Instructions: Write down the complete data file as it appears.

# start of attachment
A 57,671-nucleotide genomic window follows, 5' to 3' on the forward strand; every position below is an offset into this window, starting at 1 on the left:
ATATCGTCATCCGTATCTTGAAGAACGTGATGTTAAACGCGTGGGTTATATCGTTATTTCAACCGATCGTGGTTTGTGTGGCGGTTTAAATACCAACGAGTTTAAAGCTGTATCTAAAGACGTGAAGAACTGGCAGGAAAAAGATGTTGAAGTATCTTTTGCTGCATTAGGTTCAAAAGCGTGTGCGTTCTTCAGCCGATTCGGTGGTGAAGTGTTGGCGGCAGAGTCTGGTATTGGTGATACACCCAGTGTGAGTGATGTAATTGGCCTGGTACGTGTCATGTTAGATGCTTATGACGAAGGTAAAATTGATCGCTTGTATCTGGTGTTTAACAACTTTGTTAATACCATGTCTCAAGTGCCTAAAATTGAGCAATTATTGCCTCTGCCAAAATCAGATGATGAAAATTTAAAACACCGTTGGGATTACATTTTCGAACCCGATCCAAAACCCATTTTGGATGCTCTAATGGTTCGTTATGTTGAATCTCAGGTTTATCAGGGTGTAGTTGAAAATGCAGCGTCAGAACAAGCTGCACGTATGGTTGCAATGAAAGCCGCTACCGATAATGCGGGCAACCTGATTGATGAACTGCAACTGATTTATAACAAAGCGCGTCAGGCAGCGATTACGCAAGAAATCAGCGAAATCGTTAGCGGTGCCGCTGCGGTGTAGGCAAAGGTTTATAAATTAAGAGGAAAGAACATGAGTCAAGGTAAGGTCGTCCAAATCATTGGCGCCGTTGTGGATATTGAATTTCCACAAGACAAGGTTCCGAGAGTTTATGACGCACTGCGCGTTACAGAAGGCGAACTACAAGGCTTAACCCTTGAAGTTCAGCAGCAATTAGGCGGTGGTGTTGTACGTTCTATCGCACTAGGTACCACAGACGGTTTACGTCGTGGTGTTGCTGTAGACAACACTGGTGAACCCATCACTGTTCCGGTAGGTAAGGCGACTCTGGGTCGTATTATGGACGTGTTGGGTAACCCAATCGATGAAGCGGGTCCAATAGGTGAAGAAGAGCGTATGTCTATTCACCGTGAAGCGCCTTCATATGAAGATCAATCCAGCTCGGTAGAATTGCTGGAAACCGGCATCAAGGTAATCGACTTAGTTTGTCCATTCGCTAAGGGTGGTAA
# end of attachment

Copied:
A 57,671-nucleotide genomic window follows, 5' to 3' on the forward strand; every position below is an offset into this window, starting at 1 on the left:
ATATCGTCATCCGTATCTTGAAGAACGTGATGTTAAACGCGTGGGTTATATCGTTATTTCAACCGATCGTGGTTTGTGTGGCGGTTTAAATACCAACGAGTTTAAAGCTGTATCTAAAGACGTGAAGAACTGGCAGGAAAAAGATGTTGAAGTATCTTTTGCTGCATTAGGTTCAAAAGCGTGTGCGTTCTTCAGCCGATTCGGTGGTGAAGTGTTGGCGGCAGAGTCTGGTATTGGTGATACACCCAGTGTGAGTGATGTAATTGGCCTGGTACGTGTCATGTTAGATGCTTATGACGAAGGTAAAATTGATCGCTTGTATCTGGTGTTTAACAACTTTGTTAATACCATGTCTCAAGTGCCTAAAATTGAGCAATTATTGCCTCTGCCAAAATCAGATGATGAAAATTTAAAACACCGTTGGGATTACATTTTCGAACCCGATCCAAAACCCATTTTGGATGCTCTAATGGTTCGTTATGTTGAATCTCAGGTTTATCAGGGTGTAGTTGAAAATGCAGCGTCAGAACAAGCTGCACGTATGGTTGCAATGAAAGCCGCTACCGATAATGCGGGCAACCTGATTGATGAACTGCAACTGATTTATAACAAAGCGCGTCAGGCAGCGATTACGCAAGAAATCAGCGAAATCGTTAGCGGTGCCGCTGCGGTGTAGGCAAAGGTTTATAAATTAAGAGGAAAGAACATGAGTCAAGGTAAGGTCGTCCAAATCATTGGCGCCGTTGTGGATATTGAATTTCCACAAGACAAGGTTCCGAGAGTTTATGACGCACTGCGCGTTACAGAAGGCGAACTACAAGGCTTAACCCTTGAAGTTCAGCAGCAATTAGGCGGTGGTGTTGTACGTTCTATCGCACTAGGTACCACAGACGGTTTACGTCGTGGTGTTGCTGTAGACAACACTGGTGAACCCATCACTGTTCCGGTAGGTAAGGCGACTCTGGGTCGTATTATGGACGTGTTGGGTAACCCAATCGATGAAGCGGGTCCAATAGGTGAAGAAGAGCGTATGTCTATTCACCGTGAAGCGCCTTCATATGAAGATCAATCCAGCTCGGTAGAATTGCTGGAAACCGGCATCAAGGTAATCGACTTAGTTTGTCCATTCGCTAAGGGTGGTAA